is not enough energy to support more organisms after
four of five stages
To find out the efficiency of each stage you
do this calculation:
Efficiency= energy available to the next stage
÷ energy that was available to the previous
stage x 100
The Carbon cycle
1) There is only one arrow going down.
The whole thing is powered by
photosynthesis
2) In photosynthesis plants convert the
carbon for C02 in the air into sugars.
Plants incorporate this carbon into
carbohydrates, fats, proteins as well
3) Eating passes the carbon compounds
in the plants along to the animals in a
food chain or web
4) Both Plants and animal respiration
while the organisms are alive releases
co2 back into the air
5) Plants and animals eventually die and
decompose
6) When animals and plants decompose
they’re broken down by
microorganisms. These decomposers
release co2 back into the air by
respiration as they break down the
material
7) The combustion (burning) of fuel
fuels also releases c02 into the air
The Nitrogen cycle
a)
b)
c)
d)
1) The atmosphere=78% nitrogen
gas which is very un-reactive and
cannot be used directed by
plants or animals.
2) Nitrogen is need to make
proteins for growth
3) Plants get their nitrogen from
the soil but needs to be turned
into nitrates so they can use it.
Animals can only get proteins by
eating plants (or each other)
4) Nitrogen fixation- process of
turning nitrogen in the air into
nitrogen compounds (nitrates) in
DECOMPOSERS- decompose proteins and urea and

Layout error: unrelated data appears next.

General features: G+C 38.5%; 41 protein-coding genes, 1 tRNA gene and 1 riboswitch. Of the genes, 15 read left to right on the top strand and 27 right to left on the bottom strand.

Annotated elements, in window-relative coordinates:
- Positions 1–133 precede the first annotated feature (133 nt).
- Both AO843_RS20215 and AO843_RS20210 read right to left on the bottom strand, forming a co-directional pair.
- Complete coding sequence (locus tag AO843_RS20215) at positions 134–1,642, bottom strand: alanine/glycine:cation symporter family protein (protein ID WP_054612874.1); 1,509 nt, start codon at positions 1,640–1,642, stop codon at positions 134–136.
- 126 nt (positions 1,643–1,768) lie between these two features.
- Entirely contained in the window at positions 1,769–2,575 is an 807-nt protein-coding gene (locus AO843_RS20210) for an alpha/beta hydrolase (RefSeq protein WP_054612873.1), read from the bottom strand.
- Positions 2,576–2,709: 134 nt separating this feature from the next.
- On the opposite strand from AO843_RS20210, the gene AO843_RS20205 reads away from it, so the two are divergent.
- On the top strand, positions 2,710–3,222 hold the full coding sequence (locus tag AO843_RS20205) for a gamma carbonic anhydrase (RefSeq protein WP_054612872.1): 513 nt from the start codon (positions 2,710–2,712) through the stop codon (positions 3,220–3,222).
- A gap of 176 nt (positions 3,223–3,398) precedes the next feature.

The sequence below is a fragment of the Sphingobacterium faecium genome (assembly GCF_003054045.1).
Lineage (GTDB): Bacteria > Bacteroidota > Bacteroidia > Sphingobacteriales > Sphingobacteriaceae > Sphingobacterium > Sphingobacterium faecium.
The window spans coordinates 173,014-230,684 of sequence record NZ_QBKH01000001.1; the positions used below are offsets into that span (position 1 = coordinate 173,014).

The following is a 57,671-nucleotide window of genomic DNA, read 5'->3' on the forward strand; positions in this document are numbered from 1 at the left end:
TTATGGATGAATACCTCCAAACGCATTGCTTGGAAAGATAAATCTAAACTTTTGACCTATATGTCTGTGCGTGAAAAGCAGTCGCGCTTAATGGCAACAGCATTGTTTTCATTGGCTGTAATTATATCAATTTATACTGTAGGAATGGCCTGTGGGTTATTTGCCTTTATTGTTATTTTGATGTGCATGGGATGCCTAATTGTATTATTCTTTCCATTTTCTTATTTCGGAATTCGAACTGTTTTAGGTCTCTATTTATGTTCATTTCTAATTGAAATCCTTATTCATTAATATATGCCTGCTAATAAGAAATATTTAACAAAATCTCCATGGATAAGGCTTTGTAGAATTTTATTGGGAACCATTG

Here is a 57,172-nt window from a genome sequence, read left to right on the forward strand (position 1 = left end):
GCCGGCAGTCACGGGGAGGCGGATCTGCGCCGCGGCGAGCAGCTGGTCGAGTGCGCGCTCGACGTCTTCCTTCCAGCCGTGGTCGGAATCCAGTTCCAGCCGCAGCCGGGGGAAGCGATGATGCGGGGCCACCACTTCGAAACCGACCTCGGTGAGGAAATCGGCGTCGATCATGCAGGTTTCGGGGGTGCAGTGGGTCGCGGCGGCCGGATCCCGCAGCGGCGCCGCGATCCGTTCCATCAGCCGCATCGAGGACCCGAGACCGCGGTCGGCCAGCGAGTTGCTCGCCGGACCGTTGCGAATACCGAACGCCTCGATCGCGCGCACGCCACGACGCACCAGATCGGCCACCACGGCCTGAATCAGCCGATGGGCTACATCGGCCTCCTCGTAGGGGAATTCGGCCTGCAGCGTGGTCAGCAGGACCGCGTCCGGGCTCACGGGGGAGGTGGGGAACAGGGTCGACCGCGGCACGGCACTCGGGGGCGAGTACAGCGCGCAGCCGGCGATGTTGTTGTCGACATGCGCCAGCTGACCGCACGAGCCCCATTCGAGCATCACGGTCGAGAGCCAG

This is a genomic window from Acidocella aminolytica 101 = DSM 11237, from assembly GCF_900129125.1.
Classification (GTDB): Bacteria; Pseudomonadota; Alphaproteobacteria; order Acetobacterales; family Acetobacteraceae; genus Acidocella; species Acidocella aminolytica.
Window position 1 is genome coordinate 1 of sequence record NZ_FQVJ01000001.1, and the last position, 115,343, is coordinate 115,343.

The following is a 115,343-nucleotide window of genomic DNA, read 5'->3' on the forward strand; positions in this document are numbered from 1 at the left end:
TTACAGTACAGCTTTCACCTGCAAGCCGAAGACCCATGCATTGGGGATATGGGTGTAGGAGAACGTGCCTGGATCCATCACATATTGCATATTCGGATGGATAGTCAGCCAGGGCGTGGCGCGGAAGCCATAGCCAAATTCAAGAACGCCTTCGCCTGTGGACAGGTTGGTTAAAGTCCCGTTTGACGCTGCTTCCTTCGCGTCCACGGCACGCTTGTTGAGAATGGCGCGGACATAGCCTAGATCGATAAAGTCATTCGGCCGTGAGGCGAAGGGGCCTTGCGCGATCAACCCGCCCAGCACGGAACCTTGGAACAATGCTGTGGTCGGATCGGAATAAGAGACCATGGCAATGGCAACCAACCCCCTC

the soil. It can happen by lighting
turn them into ammonia
and nitrogen fixing bacteria
NITRIFYING BACTERIA- turn ammonia in decaying
5) Decomposers break down
matter into nitrates (this is nitrification)
proteins in dead plants and
NITROGEN-FIXING BACTERIA- turn atmospheric N2
animals, and urea in excreted
into nitrogen compounds that plants can use
animal waste into ammonia
DENITRIFYING BACTERIA- turn nitrates back into
N2 gas. This is of no benefit to living organisms
Measuring Environmental Change
NON-LIVING INDICATORS
• Temperature- vary all the time (e.g. Throughout the day). Temperature
measurements taken using instruments over a long period of time
• Nitrate level- used as an indicator of environmental change in a body of water.
LIVING INDICATORS
• Lichen- air pollutions can be monitored by looking at particular lichen which
are sensitive to levels of sulfur dioxide in the atmosphere
• Mayfly Nymphs – show presence of oxygen in water, only live in clean water.
So levels indicate how non-polluted the water is
• Phytoplankton – show presence of pollutants (nitrates/sewage) in water. High
levels indicate presence of pollution as plankton use nitrates/sewage for
growth and use up the oxygen in the water. Less oxygen is available for other
organisms and they die. High levels of phytoplankton = high levels
nitrates/sewage
Sustainability- meeting the needs of today’s
population without harming the environment so
that future generations can still meet their own
needs
Maintaining biodiversity is an important part
Using renewable materials, creating less pollution
and using less energy will help look to a
sustainable life